• Do I have easy-to-use customer management systems that operate as a byproduct of quoting and selling insurance? Am I easily able to see and analyze the data in those systems to sell more products to my current customers, regain old customers, find new customers and maximize our selling strategies?
  • Am I able to easily and effectively manage my employees’ payroll, benefits, hiring and other processes?
  • Do I have a documented flow, followed by all employees for how we market, prospect, sell, service, manage claims and other product-related operations?
  • What are we doing in the business that isn’t standardized, efficient, documented and followed by all?

To get unstuck, look at the questions where you find your answers unacceptable, rate them by importance and develop a schedule and budget for fixing them. In just a few months, you should see more efficiency, greater productivity and lowered per-unit expenses from better systems and processes.

Staffing. Sloppy hiring is a frequent killer of momentum because the harried entrepreneur needs help now and may not know how to hire well or may not be methodical enough to staff up before the crisis comes. Ensure you have enough of the right people by asking yourself these questions:

  • Am I using industry benchmarking studies to ensure we are hiring in advance of our needs?
  • Do I have a competitive, comprehensive compensation package?
  • Do I have an intentional, values based, culture that makes us an attractive employer?
  • Do I have measurable performance standards, and do we manage to them, for all employees?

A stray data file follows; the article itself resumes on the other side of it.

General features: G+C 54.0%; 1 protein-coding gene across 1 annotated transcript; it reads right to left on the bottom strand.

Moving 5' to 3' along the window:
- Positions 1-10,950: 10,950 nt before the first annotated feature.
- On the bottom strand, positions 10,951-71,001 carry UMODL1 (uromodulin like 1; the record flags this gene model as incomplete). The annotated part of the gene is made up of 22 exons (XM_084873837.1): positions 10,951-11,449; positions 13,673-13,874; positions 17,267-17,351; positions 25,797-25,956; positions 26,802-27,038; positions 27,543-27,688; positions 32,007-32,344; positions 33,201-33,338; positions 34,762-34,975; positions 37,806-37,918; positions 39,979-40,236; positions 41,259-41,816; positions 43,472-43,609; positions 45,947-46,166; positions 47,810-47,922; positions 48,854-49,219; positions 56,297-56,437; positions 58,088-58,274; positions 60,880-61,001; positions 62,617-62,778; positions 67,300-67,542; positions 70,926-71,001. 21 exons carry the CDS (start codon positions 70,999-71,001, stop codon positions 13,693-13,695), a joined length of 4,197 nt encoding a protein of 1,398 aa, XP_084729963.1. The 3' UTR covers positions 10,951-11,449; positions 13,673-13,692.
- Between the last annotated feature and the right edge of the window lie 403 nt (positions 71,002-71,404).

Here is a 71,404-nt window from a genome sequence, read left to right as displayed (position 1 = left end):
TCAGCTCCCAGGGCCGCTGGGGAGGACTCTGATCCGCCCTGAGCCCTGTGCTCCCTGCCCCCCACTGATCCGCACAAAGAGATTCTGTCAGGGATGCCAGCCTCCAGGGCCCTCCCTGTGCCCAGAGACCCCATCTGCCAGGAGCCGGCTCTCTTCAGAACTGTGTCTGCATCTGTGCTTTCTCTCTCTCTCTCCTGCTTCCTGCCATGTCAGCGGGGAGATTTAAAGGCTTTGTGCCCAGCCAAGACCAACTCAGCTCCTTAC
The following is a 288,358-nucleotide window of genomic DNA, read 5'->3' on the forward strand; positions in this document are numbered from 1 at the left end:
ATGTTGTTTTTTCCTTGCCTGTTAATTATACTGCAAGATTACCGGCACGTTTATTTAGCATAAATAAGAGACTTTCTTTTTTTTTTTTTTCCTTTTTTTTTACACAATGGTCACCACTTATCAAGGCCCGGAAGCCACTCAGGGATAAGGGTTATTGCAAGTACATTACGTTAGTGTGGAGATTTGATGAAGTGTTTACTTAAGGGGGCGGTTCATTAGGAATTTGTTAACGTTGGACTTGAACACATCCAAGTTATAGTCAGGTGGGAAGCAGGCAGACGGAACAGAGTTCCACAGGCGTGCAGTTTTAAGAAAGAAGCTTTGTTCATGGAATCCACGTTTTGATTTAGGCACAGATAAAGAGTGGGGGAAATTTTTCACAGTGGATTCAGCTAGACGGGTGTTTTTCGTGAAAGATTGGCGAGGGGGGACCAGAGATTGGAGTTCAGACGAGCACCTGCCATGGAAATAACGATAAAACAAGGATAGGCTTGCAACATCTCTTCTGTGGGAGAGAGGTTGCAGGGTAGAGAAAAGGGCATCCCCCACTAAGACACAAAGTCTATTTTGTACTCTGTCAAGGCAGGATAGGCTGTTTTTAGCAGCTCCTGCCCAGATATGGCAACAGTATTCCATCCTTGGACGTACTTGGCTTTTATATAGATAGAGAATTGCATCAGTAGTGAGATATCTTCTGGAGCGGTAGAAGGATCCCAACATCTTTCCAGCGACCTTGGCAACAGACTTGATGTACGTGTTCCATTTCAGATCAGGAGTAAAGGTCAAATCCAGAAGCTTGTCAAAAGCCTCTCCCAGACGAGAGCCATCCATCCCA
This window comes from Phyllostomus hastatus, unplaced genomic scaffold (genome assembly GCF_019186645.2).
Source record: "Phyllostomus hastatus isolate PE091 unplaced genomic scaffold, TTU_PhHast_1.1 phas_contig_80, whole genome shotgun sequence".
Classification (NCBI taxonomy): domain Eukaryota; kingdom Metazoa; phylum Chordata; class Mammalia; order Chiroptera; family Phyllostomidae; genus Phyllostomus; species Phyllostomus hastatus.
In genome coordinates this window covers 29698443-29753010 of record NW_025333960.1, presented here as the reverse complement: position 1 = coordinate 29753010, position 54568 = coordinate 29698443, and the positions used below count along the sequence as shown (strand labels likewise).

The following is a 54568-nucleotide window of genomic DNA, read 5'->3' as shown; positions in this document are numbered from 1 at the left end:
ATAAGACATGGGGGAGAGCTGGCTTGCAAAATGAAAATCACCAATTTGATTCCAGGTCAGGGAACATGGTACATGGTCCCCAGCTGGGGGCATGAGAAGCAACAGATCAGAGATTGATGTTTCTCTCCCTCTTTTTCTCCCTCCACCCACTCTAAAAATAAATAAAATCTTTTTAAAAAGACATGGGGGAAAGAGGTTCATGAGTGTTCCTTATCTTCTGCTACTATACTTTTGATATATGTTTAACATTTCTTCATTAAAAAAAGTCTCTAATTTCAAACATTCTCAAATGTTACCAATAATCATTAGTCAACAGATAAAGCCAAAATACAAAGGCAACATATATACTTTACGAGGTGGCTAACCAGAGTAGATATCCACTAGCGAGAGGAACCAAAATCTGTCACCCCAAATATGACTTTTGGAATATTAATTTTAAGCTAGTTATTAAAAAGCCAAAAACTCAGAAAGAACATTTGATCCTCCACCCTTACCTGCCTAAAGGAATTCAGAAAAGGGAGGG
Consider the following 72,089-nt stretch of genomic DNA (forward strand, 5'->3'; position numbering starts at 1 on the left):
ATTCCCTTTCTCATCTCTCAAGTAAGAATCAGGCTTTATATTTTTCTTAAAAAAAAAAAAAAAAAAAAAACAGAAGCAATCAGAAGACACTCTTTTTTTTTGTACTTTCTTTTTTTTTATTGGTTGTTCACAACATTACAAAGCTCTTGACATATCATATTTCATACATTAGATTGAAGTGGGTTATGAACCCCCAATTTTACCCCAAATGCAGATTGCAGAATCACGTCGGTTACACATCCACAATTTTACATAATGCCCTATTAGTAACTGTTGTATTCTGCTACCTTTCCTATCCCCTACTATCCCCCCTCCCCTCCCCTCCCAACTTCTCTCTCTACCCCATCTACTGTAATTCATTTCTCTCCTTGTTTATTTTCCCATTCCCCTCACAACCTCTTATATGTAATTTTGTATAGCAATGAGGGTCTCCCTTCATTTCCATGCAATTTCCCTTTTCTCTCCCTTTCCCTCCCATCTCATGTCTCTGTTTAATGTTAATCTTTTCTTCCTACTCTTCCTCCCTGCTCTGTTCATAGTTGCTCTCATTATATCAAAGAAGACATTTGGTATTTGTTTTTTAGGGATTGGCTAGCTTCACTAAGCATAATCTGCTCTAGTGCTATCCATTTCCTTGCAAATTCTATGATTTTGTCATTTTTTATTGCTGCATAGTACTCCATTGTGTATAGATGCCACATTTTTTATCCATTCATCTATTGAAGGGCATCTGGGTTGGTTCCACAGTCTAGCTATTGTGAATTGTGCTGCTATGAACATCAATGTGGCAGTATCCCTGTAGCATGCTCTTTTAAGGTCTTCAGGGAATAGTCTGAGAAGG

• Is my agency proactive in dealing with problem employees or do we let problems solve themselves?

Sales over Service. I remember when, as a first-year producer and new agency owner, my partner told me to enjoy my sales success because it would become increasingly hard to sustain as I spent more time servicing. That is traditionally what happens in the agency business and is an absolute killer of continual growth.

To get your agency unstuck, and growing again, ask:

  • Is my agency a “sales” or a “service” organization? Yes, service, and great service at that, is critical. But if it’s the most important thing, you’ll stay stuck.
  • Does my agency compensate every employee for new business growth? Are new sales expected from every customer facing employee?
  • Does my agency compensate more for new than renewal business?
  • Does my agency compensate higher for higher-margin, more rounded, more profitable business or do we have a one-size-fits-all commission program?
  • Does the agency have an effective service hand-off program so sales people aren’t bogged down with servicing tasks and can focus on revenue creation?
  • Is the agency managing our books of business to focus on selling accounts and products where we make the best compensation? Or do we just sell products from the representative who shows up with the easiest or cheapest carrier?

There are lots of other questions you could ask yourself here. The point is that if revenue growth is flagging, you must find out why and fix it. Otherwise, you will remain stuck.

As a business grows, it naturally gets more complex, and of course larger. What once worked no longer does, or at least, not as well. To maintain or regain momentum change is required. The good news is that forward progress will be restored, and new growth will happen as you grapple with the answers to these and similar questions. And then your larger, more successful, agency can repeat the process again as you seek to conquer the next plateau.

Topics Trends

Was this article valuable?

Here are more articles you may enjoy.

From This Issue

Insurance Journal December 5, 2022
December 5, 2022
Insurance Journal National Magazine

The Talent Issue; Programs Directory, Volume II